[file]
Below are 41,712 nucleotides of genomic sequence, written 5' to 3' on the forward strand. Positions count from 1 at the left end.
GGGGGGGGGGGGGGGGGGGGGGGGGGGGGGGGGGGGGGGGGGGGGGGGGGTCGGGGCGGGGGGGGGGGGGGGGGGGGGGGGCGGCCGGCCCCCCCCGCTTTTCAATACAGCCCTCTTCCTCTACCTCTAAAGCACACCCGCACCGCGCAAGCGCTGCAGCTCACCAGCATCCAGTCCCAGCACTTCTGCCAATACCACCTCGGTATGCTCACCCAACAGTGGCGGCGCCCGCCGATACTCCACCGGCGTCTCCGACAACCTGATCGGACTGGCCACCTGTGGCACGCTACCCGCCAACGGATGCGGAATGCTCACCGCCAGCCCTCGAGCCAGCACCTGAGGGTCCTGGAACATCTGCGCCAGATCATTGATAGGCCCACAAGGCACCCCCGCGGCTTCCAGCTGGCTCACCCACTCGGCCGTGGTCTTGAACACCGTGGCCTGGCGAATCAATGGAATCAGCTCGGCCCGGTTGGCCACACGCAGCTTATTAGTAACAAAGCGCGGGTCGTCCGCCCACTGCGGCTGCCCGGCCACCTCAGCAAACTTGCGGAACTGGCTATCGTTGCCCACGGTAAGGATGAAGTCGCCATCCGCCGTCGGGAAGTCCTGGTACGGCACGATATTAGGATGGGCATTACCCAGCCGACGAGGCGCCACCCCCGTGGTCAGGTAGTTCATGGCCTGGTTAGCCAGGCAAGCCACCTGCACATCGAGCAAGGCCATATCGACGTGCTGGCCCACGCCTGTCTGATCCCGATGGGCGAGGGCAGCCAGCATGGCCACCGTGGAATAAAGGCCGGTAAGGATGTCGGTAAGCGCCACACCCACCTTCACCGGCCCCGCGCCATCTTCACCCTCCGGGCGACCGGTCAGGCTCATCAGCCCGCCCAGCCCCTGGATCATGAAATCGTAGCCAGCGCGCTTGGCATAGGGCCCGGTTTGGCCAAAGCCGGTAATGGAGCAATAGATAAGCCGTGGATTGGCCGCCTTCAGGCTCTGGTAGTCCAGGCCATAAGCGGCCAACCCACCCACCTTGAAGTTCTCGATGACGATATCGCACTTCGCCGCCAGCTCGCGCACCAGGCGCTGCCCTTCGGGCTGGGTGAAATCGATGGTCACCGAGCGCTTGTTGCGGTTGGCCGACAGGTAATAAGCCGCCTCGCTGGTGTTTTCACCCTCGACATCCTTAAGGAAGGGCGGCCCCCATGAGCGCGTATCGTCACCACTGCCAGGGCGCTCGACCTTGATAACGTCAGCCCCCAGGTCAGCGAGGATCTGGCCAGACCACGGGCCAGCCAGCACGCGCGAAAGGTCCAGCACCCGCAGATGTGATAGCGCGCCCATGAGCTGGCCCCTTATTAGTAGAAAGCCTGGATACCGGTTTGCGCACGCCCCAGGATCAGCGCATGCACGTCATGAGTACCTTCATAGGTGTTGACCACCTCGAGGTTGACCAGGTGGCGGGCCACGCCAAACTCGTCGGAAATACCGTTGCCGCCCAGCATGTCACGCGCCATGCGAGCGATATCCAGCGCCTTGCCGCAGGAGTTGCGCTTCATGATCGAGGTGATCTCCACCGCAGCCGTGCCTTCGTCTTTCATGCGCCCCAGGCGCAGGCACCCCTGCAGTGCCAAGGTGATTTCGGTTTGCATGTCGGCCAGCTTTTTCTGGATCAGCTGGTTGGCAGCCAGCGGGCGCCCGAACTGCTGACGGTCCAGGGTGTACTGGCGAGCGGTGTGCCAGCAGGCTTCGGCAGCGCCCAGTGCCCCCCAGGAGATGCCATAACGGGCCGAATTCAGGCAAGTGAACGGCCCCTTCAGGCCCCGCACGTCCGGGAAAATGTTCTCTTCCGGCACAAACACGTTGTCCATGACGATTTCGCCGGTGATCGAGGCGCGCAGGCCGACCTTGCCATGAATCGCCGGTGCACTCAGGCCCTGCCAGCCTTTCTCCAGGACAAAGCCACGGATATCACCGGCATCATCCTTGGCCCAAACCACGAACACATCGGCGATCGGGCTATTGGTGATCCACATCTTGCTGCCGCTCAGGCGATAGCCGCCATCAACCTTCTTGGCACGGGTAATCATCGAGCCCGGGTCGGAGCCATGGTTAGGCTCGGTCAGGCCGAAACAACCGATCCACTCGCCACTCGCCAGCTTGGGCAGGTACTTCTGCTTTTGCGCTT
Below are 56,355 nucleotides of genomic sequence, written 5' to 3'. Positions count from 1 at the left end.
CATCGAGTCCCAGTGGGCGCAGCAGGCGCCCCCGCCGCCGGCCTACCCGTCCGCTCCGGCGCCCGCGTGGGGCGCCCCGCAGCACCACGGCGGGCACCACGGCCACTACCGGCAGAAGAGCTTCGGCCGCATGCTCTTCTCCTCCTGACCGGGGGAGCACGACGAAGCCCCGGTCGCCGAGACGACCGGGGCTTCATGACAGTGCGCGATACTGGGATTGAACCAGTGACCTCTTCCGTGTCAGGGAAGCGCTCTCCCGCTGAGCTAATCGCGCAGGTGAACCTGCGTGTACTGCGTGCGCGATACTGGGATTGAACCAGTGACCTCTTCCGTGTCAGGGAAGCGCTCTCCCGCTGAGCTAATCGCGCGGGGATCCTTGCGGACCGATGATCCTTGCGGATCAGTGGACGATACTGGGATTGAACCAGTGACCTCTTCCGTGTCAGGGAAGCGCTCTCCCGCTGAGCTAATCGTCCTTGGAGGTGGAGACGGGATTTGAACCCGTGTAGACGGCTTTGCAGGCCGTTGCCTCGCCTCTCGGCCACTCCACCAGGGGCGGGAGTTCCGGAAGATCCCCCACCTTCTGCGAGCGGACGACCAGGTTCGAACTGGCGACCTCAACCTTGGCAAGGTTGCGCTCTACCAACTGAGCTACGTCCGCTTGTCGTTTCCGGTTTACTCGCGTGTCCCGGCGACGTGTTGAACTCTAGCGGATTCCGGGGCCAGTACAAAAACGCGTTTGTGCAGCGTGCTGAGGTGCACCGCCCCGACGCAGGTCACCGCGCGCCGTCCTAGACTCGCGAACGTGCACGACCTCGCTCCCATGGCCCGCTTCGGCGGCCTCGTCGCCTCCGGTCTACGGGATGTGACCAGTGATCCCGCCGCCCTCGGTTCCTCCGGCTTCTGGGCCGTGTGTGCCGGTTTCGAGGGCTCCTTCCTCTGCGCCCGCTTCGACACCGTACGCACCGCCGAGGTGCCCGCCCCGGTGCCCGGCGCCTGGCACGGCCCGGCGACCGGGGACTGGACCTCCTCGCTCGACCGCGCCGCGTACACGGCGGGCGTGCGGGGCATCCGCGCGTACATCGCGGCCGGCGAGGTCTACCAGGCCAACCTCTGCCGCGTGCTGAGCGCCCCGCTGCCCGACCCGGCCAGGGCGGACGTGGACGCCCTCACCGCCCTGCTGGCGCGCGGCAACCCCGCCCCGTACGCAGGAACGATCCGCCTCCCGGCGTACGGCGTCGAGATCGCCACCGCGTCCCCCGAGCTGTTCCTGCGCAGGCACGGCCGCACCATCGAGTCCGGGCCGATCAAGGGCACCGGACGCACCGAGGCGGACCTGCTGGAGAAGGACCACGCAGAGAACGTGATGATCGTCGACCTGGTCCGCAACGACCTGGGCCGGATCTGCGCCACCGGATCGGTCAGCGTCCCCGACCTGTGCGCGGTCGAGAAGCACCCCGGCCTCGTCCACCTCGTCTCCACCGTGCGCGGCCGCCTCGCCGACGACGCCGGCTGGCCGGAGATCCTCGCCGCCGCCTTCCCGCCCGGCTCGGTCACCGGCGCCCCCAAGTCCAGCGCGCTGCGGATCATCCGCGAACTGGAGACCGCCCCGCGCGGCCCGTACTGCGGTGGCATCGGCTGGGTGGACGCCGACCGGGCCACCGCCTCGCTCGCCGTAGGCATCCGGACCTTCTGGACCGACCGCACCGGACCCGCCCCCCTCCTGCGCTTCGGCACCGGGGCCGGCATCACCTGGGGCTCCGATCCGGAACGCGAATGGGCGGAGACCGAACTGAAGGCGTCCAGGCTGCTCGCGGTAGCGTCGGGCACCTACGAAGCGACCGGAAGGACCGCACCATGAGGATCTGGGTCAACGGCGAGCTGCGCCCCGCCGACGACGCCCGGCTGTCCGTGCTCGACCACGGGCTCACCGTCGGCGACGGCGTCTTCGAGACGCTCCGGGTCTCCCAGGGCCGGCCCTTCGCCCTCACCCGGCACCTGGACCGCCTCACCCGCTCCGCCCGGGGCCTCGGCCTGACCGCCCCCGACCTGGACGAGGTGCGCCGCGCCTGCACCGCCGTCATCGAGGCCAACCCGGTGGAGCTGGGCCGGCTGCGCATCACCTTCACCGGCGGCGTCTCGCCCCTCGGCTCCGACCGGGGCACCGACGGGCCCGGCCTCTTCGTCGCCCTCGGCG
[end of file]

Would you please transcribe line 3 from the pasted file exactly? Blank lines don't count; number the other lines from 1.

Below are 56,355 nucleotides of genomic sequence, written 5' to 3'. Positions count from 1 at the left end.